This aloof, withdrawn-to-his-high-heaven, shutting-the gate-God of Apocalyptic is said to mediate his presence to this earth only through the divine Jesus, plus the intercession of Mary and the saints (in the Catholic tradition) and through the sacraments and priestly or clerical  ministrations of the Church - out of which, according to Christian orthodoxy, no one can be saved. What we have therefore in the teaching of the Church is a return to religion and Apocalyptic. To cite Sheehan again,

 

Jesus had freed himself from religion and apocalypse by transforming hope into charity and by recasting eschatology as present liberation. But his disciples redirected their attention into a fantastic future and thus reinstated Jesus into the religion he had left behind. They remade God's presence-among-men into God's presence-yet-to-come and eventually into Jesus himself. Henceforth one's relation to God (who Jesus had said was already present) was determined by one's relation to Jesus (who the disciples now said was temporarily absent). (Ibid. chapter on The Apocalyptic Judge)

 

Sheehan also makes the point that the more the followers of Jesus elevated his status, the further they got away from his teaching about the kingdom.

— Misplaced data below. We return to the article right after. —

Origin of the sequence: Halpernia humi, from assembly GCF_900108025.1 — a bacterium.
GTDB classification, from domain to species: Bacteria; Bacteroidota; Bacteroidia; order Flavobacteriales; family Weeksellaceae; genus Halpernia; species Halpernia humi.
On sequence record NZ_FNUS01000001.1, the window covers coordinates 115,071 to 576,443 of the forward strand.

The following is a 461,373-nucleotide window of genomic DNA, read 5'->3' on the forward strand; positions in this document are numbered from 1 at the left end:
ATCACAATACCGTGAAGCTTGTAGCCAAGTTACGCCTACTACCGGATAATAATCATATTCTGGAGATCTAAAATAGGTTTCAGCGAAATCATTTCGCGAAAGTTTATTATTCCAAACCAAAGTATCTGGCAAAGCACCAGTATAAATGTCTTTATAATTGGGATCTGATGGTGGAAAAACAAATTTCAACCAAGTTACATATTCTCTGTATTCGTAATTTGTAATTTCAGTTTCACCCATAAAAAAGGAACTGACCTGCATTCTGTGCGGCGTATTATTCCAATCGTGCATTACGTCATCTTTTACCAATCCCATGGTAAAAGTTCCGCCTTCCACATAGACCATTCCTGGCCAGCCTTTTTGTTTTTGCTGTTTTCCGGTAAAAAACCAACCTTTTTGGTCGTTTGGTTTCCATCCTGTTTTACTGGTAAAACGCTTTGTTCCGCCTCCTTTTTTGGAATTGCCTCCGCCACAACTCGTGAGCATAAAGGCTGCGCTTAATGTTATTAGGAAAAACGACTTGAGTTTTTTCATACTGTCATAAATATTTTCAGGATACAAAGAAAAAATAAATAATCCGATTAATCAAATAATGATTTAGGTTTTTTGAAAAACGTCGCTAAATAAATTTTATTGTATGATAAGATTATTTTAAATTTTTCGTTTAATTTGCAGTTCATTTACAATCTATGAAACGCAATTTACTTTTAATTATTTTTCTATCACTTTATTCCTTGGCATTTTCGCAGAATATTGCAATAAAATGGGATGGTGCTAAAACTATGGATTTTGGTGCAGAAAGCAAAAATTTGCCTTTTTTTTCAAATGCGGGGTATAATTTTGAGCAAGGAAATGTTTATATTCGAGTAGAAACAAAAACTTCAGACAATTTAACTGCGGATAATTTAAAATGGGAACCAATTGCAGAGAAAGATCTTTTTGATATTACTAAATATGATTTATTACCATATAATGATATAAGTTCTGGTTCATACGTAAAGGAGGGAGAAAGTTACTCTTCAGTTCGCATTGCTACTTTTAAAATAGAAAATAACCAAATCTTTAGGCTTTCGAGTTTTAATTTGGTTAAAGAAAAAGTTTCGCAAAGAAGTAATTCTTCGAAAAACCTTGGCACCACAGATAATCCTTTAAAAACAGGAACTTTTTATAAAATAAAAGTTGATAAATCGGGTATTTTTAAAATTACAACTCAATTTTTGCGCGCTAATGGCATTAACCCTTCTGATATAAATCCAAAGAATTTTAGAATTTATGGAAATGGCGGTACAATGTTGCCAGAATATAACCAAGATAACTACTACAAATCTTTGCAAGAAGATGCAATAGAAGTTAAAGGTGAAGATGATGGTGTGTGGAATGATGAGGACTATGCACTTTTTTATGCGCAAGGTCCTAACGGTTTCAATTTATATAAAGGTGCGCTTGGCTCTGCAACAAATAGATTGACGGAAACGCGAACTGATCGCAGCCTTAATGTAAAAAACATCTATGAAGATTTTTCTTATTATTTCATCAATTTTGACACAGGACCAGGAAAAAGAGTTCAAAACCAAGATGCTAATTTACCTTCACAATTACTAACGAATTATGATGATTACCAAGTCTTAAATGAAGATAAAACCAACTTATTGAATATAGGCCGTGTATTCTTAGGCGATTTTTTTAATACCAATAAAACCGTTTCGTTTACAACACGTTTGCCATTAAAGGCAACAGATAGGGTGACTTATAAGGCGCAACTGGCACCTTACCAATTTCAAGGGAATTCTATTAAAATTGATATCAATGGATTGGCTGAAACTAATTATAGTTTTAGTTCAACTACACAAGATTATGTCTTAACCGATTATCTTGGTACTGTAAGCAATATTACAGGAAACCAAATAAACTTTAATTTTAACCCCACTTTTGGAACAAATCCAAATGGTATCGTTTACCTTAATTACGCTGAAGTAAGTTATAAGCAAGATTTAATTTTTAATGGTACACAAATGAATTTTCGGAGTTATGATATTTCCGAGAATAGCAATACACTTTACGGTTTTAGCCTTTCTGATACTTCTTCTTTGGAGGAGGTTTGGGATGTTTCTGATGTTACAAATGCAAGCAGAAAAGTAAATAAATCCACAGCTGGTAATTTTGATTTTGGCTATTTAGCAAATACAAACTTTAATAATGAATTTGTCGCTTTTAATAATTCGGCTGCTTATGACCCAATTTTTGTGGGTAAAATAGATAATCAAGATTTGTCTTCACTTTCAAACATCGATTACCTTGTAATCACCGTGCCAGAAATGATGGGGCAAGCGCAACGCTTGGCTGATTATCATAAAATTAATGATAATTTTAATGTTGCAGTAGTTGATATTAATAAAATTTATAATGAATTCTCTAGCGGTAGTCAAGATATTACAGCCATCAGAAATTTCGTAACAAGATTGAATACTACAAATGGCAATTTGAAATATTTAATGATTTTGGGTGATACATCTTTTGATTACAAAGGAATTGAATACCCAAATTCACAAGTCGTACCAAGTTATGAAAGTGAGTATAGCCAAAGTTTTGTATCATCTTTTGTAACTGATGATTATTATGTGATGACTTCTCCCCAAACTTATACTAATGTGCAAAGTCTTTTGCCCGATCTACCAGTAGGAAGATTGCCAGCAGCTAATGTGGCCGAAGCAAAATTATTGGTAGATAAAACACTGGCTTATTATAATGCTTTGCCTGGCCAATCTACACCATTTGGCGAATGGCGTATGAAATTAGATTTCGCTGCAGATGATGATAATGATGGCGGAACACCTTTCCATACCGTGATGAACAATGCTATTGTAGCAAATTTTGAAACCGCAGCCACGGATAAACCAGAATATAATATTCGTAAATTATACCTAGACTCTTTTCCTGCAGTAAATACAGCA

The return to religion is illustrated by the Church's return to the practice of fasting. Early in the second century fasting became a rigorous and dreary exercise that put Jewish fasting in the shade for its morbid flagellation of the body. Jesus had refused to fast, for as he said, "The children of the bridechamber cannot fast when the bridegroom is with them."  In this parable, Jesus was not referring to himself. He used a familiar OT figure of speech in which God was said to be the husband of Israel. What Jesus plainly meant was this: How can we fast when the presence of the Abba Father is here!  But the NT authors not only turned Jesus into the figurative bridegroom, but they put the following words into his mouth in order to justify their return to religion: "The days will come when the bridegroom will be taken away. In that day will the children fast." (Matthew 9:15) Fasting was an act of mourning for a real absence!